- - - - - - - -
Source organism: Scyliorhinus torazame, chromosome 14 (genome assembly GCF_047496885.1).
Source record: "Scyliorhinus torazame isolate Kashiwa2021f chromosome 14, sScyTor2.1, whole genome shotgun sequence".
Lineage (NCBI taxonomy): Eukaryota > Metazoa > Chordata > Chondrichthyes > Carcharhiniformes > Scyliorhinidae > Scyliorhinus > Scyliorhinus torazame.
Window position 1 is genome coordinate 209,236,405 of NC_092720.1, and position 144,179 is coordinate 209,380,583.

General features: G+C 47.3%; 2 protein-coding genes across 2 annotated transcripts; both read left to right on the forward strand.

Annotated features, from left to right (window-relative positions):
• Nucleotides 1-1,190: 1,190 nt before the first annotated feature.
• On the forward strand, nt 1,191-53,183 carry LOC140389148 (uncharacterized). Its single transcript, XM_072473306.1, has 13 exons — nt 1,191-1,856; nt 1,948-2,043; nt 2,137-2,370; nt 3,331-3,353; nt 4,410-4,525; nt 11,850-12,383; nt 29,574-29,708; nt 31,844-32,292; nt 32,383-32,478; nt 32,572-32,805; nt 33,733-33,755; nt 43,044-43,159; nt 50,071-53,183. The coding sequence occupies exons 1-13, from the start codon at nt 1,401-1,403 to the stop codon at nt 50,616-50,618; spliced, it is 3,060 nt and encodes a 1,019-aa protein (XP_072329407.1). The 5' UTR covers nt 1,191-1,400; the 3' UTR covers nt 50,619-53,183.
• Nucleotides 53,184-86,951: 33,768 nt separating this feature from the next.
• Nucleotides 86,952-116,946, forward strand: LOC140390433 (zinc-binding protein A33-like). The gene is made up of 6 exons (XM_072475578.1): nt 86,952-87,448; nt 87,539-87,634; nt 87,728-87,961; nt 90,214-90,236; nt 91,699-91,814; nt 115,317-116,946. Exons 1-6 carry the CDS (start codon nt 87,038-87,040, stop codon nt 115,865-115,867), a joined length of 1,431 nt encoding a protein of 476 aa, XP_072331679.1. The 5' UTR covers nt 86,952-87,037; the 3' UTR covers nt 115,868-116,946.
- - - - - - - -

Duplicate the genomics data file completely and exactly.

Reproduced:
Source organism: Scyliorhinus torazame, chromosome 14 (genome assembly GCF_047496885.1).
Source record: "Scyliorhinus torazame isolate Kashiwa2021f chromosome 14, sScyTor2.1, whole genome shotgun sequence".
Lineage (NCBI taxonomy): Eukaryota > Metazoa > Chordata > Chondrichthyes > Carcharhiniformes > Scyliorhinidae > Scyliorhinus > Scyliorhinus torazame.
Window position 1 is genome coordinate 209,236,405 of NC_092720.1, and position 144,179 is coordinate 209,380,583.

General features: G+C 47.3%; 2 protein-coding genes across 2 annotated transcripts; both read left to right on the forward strand.

Annotated features, from left to right (window-relative positions):
• Nucleotides 1-1,190: 1,190 nt before the first annotated feature.
• On the forward strand, nt 1,191-53,183 carry LOC140389148 (uncharacterized). Its single transcript, XM_072473306.1, has 13 exons — nt 1,191-1,856; nt 1,948-2,043; nt 2,137-2,370; nt 3,331-3,353; nt 4,410-4,525; nt 11,850-12,383; nt 29,574-29,708; nt 31,844-32,292; nt 32,383-32,478; nt 32,572-32,805; nt 33,733-33,755; nt 43,044-43,159; nt 50,071-53,183. The coding sequence occupies exons 1-13, from the start codon at nt 1,401-1,403 to the stop codon at nt 50,616-50,618; spliced, it is 3,060 nt and encodes a 1,019-aa protein (XP_072329407.1). The 5' UTR covers nt 1,191-1,400; the 3' UTR covers nt 50,619-53,183.
• Nucleotides 53,184-86,951: 33,768 nt separating this feature from the next.
• Nucleotides 86,952-116,946, forward strand: LOC140390433 (zinc-binding protein A33-like). The gene is made up of 6 exons (XM_072475578.1): nt 86,952-87,448; nt 87,539-87,634; nt 87,728-87,961; nt 90,214-90,236; nt 91,699-91,814; nt 115,317-116,946. Exons 1-6 carry the CDS (start codon nt 87,038-87,040, stop codon nt 115,865-115,867), a joined length of 1,431 nt encoding a protein of 476 aa, XP_072331679.1. The 5' UTR covers nt 86,952-87,037; the 3' UTR covers nt 115,868-116,946.